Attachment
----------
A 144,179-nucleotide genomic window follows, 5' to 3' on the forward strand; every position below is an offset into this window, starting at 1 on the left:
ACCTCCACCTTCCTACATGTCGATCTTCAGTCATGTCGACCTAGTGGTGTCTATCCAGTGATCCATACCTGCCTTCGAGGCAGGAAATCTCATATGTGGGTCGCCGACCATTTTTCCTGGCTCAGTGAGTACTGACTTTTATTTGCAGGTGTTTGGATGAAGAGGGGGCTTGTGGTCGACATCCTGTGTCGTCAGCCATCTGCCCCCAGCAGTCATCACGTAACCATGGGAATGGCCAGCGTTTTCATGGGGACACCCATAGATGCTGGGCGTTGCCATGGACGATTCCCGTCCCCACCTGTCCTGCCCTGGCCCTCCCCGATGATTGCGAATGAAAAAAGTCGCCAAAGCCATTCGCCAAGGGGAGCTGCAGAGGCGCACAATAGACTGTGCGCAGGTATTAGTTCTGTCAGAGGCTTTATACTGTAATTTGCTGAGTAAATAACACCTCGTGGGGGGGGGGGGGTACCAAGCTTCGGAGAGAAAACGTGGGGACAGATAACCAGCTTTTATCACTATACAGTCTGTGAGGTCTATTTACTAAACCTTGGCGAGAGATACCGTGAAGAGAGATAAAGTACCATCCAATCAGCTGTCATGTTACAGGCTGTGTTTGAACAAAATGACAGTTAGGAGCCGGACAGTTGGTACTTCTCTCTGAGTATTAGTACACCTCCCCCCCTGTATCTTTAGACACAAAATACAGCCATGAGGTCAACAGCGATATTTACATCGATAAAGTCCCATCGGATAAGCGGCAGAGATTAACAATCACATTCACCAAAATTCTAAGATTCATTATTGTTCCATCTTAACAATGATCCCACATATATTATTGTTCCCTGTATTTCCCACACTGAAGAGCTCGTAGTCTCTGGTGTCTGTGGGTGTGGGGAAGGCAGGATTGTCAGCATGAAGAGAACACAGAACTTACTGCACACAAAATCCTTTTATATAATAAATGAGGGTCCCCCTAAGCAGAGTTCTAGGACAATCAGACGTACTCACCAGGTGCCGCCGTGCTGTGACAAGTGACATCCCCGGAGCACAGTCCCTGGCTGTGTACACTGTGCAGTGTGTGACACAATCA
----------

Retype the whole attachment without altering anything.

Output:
A 144,179-nucleotide genomic window follows, 5' to 3' on the forward strand; every position below is an offset into this window, starting at 1 on the left:
ACCTCCACCTTCCTACATGTCGATCTTCAGTCATGTCGACCTAGTGGTGTCTATCCAGTGATCCATACCTGCCTTCGAGGCAGGAAATCTCATATGTGGGTCGCCGACCATTTTTCCTGGCTCAGTGAGTACTGACTTTTATTTGCAGGTGTTTGGATGAAGAGGGGGCTTGTGGTCGACATCCTGTGTCGTCAGCCATCTGCCCCCAGCAGTCATCACGTAACCATGGGAATGGCCAGCGTTTTCATGGGGACACCCATAGATGCTGGGCGTTGCCATGGACGATTCCCGTCCCCACCTGTCCTGCCCTGGCCCTCCCCGATGATTGCGAATGAAAAAAGTCGCCAAAGCCATTCGCCAAGGGGAGCTGCAGAGGCGCACAATAGACTGTGCGCAGGTATTAGTTCTGTCAGAGGCTTTATACTGTAATTTGCTGAGTAAATAACACCTCGTGGGGGGGGGGGGGTACCAAGCTTCGGAGAGAAAACGTGGGGACAGATAACCAGCTTTTATCACTATACAGTCTGTGAGGTCTATTTACTAAACCTTGGCGAGAGATACCGTGAAGAGAGATAAAGTACCATCCAATCAGCTGTCATGTTACAGGCTGTGTTTGAACAAAATGACAGTTAGGAGCCGGACAGTTGGTACTTCTCTCTGAGTATTAGTACACCTCCCCCCCTGTATCTTTAGACACAAAATACAGCCATGAGGTCAACAGCGATATTTACATCGATAAAGTCCCATCGGATAAGCGGCAGAGATTAACAATCACATTCACCAAAATTCTAAGATTCATTATTGTTCCATCTTAACAATGATCCCACATATATTATTGTTCCCTGTATTTCCCACACTGAAGAGCTCGTAGTCTCTGGTGTCTGTGGGTGTGGGGAAGGCAGGATTGTCAGCATGAAGAGAACACAGAACTTACTGCACACAAAATCCTTTTATATAATAAATGAGGGTCCCCCTAAGCAGAGTTCTAGGACAATCAGACGTACTCACCAGGTGCCGCCGTGCTGTGACAAGTGACATCCCCGGAGCACAGTCCCTGGCTGTGTACACTGTGCAGTGTGTGACACAATCA